B.S.A.F.E.

Business Simplified Action for Emergencies (B.S.A.F.E.)

The Business Simplified Action for Emergencies plan is designed to promote public awareness in the commercial business sector. City Emergency Services personnel are available to make presentations to businesses, commercial and residential management.

Getting Prepared

Every hour of the day, somewhere in the world, a natural disaster strikes a community. In most cases, these communities are unprepared for any type of disaster or emergencies, and consequently there is greater loss of life and injury simply because business owners and employees are uninformed and ill prepared.

In Laguna Niguel, Police Services in conjunction with the American Red Cross and Sheriff’s Emergency Management, have developed a wide spread emergency preparedness program for businesses to help them prepare for a disaster.

This 10-step program is a simplified approach to business emergency preparedness. There is no cost to participate in B.S.A.F.E., other than the purchase of the basic required survival supplies. All emergency preparedness literature is provided to businesses free of charge.

All City and Police Services personnel are trained in the State of California mandated Standardized Emergency Management System (S.E.M.S.); however in a major citywide emergency all businesses must be prepared to provide for their employees and customers on site for a minimum of 72 hours until emergency personnel can reach them. B.S.A.F.E. provides businesses with a proven preparation process that can be easily followed.

The City of Laguna Niguel is a member of the Orange County Operational Area and the Orange County Emergency Management Organization. Both of these entities provide “mutual aid” to communities via the Orange County Sheriff’s Department, Orange County Fire Authority and the State of California Office of Emergency Services.

10 B.S.A.F.E. Steps for Survival
  • Formulate a working procedural plan for your business using the American Red Cross brochures, “Preparing your Business for the Unthinkable,” “Emergency Preparedness Checklist” and “Food & Water in an Emergency,” as a guide. Include an evacuation plan with a floor plan so that each employee can readily follow should it be necessary to leave if there is a power outage, including a procedure for escorting customers to safety. Show employees how to turn off the gas, electricity and water at the main switches if necessary. Place a wrench near the gas meter for easy access.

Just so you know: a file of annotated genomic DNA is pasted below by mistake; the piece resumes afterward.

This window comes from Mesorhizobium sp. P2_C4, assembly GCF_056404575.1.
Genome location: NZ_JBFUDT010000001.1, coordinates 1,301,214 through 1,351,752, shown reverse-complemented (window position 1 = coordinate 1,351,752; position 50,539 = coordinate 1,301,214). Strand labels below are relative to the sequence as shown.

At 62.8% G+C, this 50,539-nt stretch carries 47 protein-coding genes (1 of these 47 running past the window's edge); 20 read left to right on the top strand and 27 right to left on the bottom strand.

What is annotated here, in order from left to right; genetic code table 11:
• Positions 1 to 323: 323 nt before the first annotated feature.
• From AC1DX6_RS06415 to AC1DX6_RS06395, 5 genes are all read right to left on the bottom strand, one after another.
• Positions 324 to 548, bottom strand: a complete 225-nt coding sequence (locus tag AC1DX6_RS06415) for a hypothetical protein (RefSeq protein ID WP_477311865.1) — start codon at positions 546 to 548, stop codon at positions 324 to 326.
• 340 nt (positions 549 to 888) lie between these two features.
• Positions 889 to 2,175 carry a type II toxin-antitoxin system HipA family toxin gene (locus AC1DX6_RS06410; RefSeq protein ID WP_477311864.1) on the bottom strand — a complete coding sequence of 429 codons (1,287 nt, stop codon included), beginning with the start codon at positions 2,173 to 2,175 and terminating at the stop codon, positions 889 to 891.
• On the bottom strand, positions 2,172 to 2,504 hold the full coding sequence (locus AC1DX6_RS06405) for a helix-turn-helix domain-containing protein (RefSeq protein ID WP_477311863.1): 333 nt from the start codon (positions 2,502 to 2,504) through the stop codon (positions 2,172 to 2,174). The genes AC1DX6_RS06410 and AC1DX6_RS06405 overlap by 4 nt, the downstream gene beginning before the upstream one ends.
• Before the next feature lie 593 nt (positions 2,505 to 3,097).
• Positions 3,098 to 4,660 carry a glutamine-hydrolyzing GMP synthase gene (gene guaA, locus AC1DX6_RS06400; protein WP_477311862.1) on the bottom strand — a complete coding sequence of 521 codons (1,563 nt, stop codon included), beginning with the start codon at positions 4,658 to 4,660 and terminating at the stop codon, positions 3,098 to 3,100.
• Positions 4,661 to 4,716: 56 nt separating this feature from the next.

• Prepare and distribute employee ID cards with emergency information and an out of area family member telephone number. Be sure to include special medications, health problems, etc. on the card so that emergency services personnel will know what special precautions must be taken with that employee.
  • Put copies of business records and computer files in to a safe deposit box in a local financial institution or place the items in a safe place offsite that is readily accessible.
  • Encourage managers and employees to take a basic first aid and CPR course.
  • Prepare a Disaster Supplies Kit. You must have a minimum of one gallon of water per person per day. Remind employees on medications to have at least three days' supply with them at all times.
  • Check your smoke detectors and fire extinguishers regularly.
  • Do a building hazard hunt using the American Red Cross Emergency Preparedness Check list guide. Alert the property manager of any serious issues found.
  • Get to know your neighboring business owners, because in a disaster or emergency, you will be somewhat dependent on each other.
  • Organize a Business Watch group in your commercial area. The greater number of participants, the greater the opportunity for survival.

If a Disaster Strikes

  • Remain calm and patient. 
  • Put your plan into motion.
  • Give first aid and get help for the seriously injured, if possible.
  • Listen to a battery-powered radio for special bulletins.
  • Check for damage to the building. Use flashlights only and never light a match.
  • Check for fire and other hazards.
  • If necessary, get everyone out of the building and away from structures.
  • Do a head count to ensure all employees are accounted for and wait for help to arrive.